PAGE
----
The Bible and Physics
The concept of a monotheistic God, who is the same yesterday, today and forever, not a plurality of capricious gods, suggested the universality, consistency and coherence of His creation. Among the contingently created beings were humans created in God's own image. This led to "the idea that we lesser rational beings might, by virtue of that Godlike rationality, be able to decipher the laws of nature."
Creationism: Still Valid in the New Millennium?
Creationism is a robust paradigm, fully capable of undergirding the scientific enterprise in the new millennium. Wider acceptance of creationism by the scientific community in the future will depend, in part, on how well theologians can convince scientists of the priceless value of revealed information.
Geological Records and Genesis Time Frame
We have much study to do before we will truly understand how to fit together all the evidence into a coherent picture. But I as a Christian and a scientist find a three-step process helpful: trust God's communication to us in Scripture; study carefully and seek to recognize human ideas that we have incorrectly read in between the lines in Scripture; and follow up with careful scientific work.
Intelligent Design: The Biochemical Challenge to Darwinian Evolution?
While Christians may be convinced that design in nature points to a Creator-God, the general scientific community has not been persuaded. Perhaps more scientifically respectable work on intelligent design of the kind done by Behe and Dembski will encourage evolutionary scientists to look beyond purely naturalistic mechanisms to explain the complexity and meaning of life.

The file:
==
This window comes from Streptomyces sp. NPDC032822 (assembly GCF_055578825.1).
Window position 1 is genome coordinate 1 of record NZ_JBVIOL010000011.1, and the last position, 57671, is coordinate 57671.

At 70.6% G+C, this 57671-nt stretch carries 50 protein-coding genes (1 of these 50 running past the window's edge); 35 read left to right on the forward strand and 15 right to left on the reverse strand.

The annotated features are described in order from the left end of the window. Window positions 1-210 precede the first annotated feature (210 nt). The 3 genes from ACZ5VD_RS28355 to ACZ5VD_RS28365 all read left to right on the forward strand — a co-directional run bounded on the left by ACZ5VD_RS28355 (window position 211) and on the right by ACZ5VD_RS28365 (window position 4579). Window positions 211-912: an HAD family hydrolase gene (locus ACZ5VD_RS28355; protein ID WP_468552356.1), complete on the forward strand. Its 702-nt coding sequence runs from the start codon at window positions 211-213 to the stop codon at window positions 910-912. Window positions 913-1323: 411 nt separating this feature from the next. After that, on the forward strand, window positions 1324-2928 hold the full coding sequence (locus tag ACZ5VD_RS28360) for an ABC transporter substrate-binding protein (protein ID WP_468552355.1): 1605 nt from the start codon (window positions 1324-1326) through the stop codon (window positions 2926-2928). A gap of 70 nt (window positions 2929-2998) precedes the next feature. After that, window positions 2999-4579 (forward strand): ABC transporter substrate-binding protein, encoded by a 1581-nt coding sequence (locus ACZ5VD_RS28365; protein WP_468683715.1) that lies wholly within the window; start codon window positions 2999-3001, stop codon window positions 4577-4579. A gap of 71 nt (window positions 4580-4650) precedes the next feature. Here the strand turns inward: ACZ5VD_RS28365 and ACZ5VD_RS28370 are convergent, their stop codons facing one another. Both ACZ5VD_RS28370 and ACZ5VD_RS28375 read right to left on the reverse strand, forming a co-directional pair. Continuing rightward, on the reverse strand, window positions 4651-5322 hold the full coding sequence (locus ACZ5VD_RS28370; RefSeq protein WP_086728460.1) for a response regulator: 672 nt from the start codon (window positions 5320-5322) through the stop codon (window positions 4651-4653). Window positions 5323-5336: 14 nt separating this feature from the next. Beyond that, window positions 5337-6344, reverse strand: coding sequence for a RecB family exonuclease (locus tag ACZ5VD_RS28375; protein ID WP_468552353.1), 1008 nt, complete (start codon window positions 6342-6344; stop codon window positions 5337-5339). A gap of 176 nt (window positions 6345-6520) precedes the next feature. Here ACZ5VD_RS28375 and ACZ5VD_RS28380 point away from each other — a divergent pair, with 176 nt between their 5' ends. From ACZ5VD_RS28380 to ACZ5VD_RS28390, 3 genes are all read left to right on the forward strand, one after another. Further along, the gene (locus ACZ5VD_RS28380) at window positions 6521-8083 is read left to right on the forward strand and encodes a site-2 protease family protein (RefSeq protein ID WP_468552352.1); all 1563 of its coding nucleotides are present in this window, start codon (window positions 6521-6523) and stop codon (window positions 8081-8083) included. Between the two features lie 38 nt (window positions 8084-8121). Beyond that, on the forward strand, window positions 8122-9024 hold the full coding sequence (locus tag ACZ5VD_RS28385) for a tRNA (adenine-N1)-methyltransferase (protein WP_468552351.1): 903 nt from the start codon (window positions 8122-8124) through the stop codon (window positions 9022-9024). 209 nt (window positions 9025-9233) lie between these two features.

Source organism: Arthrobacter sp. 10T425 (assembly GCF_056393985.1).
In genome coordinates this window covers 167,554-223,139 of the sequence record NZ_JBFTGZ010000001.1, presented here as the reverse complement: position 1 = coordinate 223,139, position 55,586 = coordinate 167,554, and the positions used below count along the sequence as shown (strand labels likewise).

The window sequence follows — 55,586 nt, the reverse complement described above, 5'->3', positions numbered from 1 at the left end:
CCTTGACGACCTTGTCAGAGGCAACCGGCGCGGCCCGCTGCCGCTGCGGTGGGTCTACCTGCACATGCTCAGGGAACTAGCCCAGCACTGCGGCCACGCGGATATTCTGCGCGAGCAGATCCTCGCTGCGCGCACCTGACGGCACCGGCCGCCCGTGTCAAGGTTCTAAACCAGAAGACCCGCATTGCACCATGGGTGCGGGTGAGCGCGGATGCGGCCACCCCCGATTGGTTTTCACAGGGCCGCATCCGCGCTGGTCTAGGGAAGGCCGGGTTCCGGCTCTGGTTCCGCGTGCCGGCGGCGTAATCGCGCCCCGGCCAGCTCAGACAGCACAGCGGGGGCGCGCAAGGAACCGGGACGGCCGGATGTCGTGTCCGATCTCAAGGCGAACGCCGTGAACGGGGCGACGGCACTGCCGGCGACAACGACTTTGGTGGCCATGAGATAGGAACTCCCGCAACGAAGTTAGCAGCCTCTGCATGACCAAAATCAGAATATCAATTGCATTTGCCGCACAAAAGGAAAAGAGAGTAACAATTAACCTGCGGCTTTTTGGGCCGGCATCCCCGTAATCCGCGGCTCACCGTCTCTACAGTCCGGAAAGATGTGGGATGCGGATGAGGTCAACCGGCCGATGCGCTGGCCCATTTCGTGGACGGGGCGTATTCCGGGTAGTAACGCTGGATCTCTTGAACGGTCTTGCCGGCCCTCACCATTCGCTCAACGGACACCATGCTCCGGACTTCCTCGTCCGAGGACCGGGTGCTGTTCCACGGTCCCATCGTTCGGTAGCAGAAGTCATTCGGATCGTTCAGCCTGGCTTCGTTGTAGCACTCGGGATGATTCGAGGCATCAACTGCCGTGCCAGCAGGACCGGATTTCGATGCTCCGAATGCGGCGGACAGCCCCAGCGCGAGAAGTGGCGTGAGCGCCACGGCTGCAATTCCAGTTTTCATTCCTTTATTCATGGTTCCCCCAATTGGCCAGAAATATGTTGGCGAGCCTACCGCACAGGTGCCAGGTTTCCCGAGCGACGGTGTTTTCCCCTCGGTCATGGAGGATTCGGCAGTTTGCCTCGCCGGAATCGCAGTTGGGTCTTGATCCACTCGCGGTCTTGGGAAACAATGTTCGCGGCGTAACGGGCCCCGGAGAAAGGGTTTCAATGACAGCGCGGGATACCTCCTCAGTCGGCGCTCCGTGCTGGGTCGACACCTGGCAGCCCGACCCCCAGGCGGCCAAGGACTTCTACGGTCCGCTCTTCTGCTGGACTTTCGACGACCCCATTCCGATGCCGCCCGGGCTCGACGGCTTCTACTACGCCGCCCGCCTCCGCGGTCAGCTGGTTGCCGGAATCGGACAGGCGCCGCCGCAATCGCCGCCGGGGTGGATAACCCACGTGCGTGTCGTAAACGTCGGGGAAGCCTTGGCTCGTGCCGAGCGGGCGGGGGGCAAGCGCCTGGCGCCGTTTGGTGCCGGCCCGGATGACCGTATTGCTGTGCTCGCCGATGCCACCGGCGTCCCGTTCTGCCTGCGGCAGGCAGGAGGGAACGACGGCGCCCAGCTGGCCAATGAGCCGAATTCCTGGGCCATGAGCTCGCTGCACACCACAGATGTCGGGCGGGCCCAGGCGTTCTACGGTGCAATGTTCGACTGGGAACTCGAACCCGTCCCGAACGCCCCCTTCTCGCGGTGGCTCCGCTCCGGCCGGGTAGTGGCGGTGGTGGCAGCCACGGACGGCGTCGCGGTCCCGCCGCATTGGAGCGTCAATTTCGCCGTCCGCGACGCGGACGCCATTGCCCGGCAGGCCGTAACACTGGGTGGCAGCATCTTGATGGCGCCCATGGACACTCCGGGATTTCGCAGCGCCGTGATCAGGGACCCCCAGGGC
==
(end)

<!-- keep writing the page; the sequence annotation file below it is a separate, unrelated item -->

A Believer’s Approach to the Sciences
Everyone believes in someone or something. Even scientists have a belief system. In view of this, Christian believers need not be apologetic about their faith system. Instead, when they approach sciences, they should do so with (1) thoughtful respect for the scientific enterprise when it deals with the strictly empirical; and (2) humility and tolerance for other views with evidentiary support in various areas of historical science.
Is All Death a Consequence of Sin? Theological Implications of Alternative Models
Did physical death in all its forms, death in the animal kingdom, for example, come into the world exclusively as a result of the fall of man? Was there any kind of death on earth before the sin of Adam?
Evolution, Theology and Method: Part 1: Outline and Limits of Scientific Methodology
The creation-evolution debate generally takes place at the level of conclusion without taking into account the nature of the processes through which theologians and scientists arrive at their respective beliefs.
Evolution, Theology and Method: Part 2: Scientific Method and Evolution
Is the epistemological certainty of evolutionary theory so absolute that Christian theologians should feel rationally compelled to accept its conclusions even if they explicitly contradict the teachings of biblical revelation on the origin of life on our planet?
The Sabbath and Genesis 2:1-3
There is general agreement that the weekly Sabbath is at least partly in view in Gen 2:l-3. The more controverted point is whether it is presented as a Creation ordinance, i.e., as something commanded for human beings to keep from the beginning of human history.
- Ecology & Conservation
- Intelligent Design
- Other Sciences
- Faith and Science
- Origins Journal: Archive